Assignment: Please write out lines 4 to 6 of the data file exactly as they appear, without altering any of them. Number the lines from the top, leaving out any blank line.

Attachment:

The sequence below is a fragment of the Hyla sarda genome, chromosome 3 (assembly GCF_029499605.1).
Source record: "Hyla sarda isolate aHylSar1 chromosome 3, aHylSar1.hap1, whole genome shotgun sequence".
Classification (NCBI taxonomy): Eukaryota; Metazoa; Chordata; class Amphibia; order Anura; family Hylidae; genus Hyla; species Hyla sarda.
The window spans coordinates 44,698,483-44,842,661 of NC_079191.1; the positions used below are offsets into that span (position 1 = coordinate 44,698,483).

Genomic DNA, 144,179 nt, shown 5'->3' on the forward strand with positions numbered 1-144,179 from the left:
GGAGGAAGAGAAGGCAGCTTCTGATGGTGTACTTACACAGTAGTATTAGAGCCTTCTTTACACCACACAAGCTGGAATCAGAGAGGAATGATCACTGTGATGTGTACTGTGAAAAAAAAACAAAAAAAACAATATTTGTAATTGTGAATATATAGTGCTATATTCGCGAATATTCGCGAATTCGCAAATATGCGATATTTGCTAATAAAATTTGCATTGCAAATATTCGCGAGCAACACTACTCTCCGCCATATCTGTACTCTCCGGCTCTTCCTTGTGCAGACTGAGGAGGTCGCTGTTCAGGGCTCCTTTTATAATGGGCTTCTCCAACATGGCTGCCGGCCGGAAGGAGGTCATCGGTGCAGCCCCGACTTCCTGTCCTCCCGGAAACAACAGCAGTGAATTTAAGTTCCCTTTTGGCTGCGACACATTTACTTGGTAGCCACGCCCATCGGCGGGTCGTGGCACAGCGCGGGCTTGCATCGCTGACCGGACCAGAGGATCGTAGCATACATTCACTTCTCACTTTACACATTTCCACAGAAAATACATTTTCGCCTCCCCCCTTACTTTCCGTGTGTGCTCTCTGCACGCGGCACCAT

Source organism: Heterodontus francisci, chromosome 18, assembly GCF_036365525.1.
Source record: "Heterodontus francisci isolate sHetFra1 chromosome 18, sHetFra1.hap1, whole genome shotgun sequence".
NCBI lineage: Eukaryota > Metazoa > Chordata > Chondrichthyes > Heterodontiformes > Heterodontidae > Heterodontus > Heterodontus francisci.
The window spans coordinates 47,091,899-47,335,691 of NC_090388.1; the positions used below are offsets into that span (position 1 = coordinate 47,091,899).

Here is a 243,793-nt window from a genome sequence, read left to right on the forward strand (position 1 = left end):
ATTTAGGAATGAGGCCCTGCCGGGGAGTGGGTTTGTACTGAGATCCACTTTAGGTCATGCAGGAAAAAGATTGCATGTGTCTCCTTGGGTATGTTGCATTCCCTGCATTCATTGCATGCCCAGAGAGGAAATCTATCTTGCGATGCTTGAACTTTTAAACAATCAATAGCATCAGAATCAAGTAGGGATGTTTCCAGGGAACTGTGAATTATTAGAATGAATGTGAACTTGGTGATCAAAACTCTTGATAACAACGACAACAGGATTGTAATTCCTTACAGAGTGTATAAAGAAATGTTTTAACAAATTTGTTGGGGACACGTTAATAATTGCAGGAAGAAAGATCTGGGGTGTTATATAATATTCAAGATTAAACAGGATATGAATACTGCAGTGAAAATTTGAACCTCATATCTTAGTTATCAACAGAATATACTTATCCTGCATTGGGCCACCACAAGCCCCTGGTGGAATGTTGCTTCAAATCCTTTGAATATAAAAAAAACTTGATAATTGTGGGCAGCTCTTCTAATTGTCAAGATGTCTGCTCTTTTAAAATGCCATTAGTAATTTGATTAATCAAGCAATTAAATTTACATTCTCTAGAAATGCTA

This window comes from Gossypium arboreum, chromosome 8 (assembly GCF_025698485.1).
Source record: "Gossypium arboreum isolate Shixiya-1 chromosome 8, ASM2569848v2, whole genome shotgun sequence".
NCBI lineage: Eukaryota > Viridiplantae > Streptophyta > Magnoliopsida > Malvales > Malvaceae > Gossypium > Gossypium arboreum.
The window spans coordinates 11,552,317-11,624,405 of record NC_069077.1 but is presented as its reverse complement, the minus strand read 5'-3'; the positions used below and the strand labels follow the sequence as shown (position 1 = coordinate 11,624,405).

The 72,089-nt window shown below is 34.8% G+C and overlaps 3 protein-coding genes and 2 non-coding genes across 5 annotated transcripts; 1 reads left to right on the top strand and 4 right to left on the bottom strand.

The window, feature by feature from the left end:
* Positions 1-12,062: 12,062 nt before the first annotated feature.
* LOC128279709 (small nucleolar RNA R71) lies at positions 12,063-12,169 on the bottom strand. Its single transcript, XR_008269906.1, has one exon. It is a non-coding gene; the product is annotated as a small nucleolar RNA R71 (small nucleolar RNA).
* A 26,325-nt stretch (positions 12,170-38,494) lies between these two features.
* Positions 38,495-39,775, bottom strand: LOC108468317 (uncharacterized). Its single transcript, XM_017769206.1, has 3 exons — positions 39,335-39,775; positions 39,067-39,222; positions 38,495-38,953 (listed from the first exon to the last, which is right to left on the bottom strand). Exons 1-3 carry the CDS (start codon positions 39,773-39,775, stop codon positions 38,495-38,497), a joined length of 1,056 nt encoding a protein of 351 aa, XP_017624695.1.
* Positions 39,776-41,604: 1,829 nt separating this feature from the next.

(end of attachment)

The window spans coordinates 44,698,483-44,842,661 of NC_079191.1; the positions used below are offsets into that span (position 1 = coordinate 44,698,483).

Genomic DNA, 144,179 nt, shown 5'->3' on the forward strand with positions numbered 1-144,179 from the left:
GGAGGAAGAGAAGGCAGCTTCTGATGGTGTACTTACACAGTAGTATTAGAGCCTTCTTTACACCACACAAGCTGGAATCAGAGAGGAATGATCACTGTGATGTGTACTGTGAAAAAAAAACAAAAAAAACAATATTTGTAATTGTGAATATATAGTGCTATATTCGCGAATATTCGCGAATTCGCAAATATGCGATATTTGCTAATAAAATTTGCATTGCAAATATTCGCGAGCAACACTACTCTCCGCCATATCTGTACTCTCCGGCTCTTCCTTGTGCAGACTGAGGAGGTCGCTGTTCAGGGCTCCTTTTATAATGGGCTTCTCCAACATGGCTGCCGGCCGGAAGGAGGTCATCGGTGCAGCCCCGACTTCCTGTCCTCCCGGAAACAACAGCAGTGAATTTAAGTTCCCTTTTGGCTGCGACACATTTACTTGGTAGCCACGCCCATCGGCGGGTCGTGGCACAGCGCGGGCTTGCATCGCTGACCGGACCAGAGGATCGTAGCATACATTCACTTCTCACTTTACACATTTCCACAGAAAATACATTTTCGCCTCCCCCCTTACTTTCCGTGTGTGCTCTCTGCACGCGGCACCAT